On Fox News Sunday, Austan Goolsbee, chief economist for the President’s Economic Recovery Advisory Board, answered some questions from Mike Wallace. Goolsbee, a decorated orator with several international championships under his belt as a competitive extemporaneous speaker, proved adept at answering questions by saying nothing at all.

Though Goolsbee is a Sloan Fellow, Fulbright Scholar, and has received a Ph.D. in Economics from MIT, he seems to also be educated in purposeful avoidance of important questions. During the interview, Goolsbee struggles with the administrations apparent inability to control unemployment numbers, or the actions of private corporations, despite the promise of endless billions from the Obama administration.

Below are segments of the transcript from Goolsbee’s rope-a-dope. I think you will find Austan Goolsbee says a lot without saying much at all.

WALLACE: The president is also set to announce billions of dollars in federal aid to open up lending to small businesses. What do you hope to accomplish?

GOOLSBEE: The — the market for credit to small businesses is completely frozen in an already terrible credit crisis. […] And so we’re trying to reignite through direct intervention the small business credit market so that they can — so that they can expand.

WALLACE: Last month you gave a magazine interview in which you said that we should see signs the stimulus plan is working within six months, and one of the key indicators, you said […] is if unemployment rises to the 8 percent range rather than the 11 percent that some are predicting.

What’s your revised estimate now that it’s already 8.1 percent for unemployment this year?

GOOLSBEE: I agree we’ve gotten some bad news on the labor market front, so that the — trying to keep the unemployment rate in the 8 percent range — we’re already in the 8 percent range.

I still think it is vital that by the end of the year that we try as hard as we can, through whatever means that we have — and the president has tried to do so — to keep the unemployment rate from getting into the multiple double-digit range that people were forecasting before that policy.

WALLACE: So you’re talking under 10 percent [unemployment].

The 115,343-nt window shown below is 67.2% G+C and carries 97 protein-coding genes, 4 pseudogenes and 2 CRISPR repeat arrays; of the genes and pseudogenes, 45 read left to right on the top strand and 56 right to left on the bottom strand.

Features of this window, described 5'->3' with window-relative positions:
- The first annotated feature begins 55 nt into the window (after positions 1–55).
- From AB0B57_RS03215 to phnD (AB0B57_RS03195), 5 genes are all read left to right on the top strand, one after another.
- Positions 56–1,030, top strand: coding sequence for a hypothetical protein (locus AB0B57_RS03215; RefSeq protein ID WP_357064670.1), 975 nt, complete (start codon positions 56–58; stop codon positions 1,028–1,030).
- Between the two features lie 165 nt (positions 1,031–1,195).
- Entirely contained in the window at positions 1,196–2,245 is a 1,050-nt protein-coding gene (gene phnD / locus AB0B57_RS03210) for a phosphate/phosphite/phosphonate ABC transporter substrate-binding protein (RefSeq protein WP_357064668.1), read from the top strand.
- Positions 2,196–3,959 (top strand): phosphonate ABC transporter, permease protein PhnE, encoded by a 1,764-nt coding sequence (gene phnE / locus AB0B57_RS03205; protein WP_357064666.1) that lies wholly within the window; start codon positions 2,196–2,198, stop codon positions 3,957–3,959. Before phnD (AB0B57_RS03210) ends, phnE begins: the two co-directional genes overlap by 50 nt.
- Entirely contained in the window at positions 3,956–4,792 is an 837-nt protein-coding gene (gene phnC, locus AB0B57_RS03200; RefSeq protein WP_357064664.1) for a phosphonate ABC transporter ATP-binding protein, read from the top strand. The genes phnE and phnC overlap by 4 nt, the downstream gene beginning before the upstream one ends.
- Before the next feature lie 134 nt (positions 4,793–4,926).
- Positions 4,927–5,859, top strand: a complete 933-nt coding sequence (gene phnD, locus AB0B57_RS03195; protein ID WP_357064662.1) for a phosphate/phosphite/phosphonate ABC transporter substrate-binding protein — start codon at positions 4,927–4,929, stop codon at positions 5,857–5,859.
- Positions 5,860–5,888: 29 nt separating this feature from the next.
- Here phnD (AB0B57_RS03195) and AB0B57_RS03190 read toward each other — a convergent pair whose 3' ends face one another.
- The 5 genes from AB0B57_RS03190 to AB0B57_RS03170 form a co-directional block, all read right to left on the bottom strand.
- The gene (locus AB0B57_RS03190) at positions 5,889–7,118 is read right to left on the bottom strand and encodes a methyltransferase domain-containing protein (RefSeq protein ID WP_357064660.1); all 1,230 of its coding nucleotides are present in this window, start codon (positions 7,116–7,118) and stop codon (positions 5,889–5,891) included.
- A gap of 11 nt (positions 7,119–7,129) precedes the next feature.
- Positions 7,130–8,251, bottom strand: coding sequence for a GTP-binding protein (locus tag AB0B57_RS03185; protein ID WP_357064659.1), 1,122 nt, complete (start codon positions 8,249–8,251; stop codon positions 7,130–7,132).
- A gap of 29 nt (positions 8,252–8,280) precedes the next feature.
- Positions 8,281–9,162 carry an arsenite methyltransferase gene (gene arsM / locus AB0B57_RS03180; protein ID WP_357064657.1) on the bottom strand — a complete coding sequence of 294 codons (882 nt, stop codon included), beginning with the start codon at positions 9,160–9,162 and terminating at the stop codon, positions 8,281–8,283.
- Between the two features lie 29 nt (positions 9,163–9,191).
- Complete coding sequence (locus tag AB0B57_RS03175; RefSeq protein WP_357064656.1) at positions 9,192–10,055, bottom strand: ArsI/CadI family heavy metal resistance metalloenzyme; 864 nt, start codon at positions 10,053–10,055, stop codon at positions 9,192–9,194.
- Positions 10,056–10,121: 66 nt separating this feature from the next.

GOOLSBEE: Ten, 11 percent people were forecasting — what would happen without any policy intervention. Now, we have passed […] the biggest financial rescue package that we have seen in decades, the largest stimulus probably in the history of the country, the biggest home foreclosure prevention and mortgage assistance program since the Depression.

Those three actions together are really very dramatic. They have just — the first checks from the stimulus haven’t even gone out, so I think that it’s, in my view, premature to be talking about what else is going to be necessary until we see how those things have worked.

WALLACE: How much will the government have to spend in guarantees against losses to get those private investors to buy these toxic assets? Geithner, at a hearing talked about another trillion dollars. In the president’s budget, he has a placeholder of $750 billion.

Are we talking about a program in the 7, $8 trillion dollar range?

GOOLSBEE: I’m not going to speculate on that number, because we haven’t done the bank — we have not completed the bank examinations that allow us to answer that question.

WALLACE: But does this mean another, in effect, TARP III, another big relief program?

GOOLSBEE: I’m not going to speculate on that. We have to do the bank examination to answer that question.

WALLACE: Finally, I want to get into a little bit of the Obama budget with you — $3.6 trillion, which calls for major tax increases on the wealthy.

And I want to read you something from the president’s budget. “While middle-class families have been playing by the rules, living up to their responsibilities as neighbors and citizens, those at the commanding heights of our economy have not.”

Mr. Goolsbee, it’s a blanket statement from the administration. People who make money have not played by the rules?

GOOLSBEE: I think you’re stretching a little bit the blanket statement.

WALLACE: Why make that a moral argument, something wrong?

GOOLSBEE: Well, you’re — you’re taking a line from the introduction that sets the stage for the discussion, which is we need to go back to an issue of balance. So in the ’90s we had a more balanced view. We’ve gotten out of balance.

People at the commanding heights of the economy with incomes over $250,000 a year have been receiving trillions of dollars of tax cuts…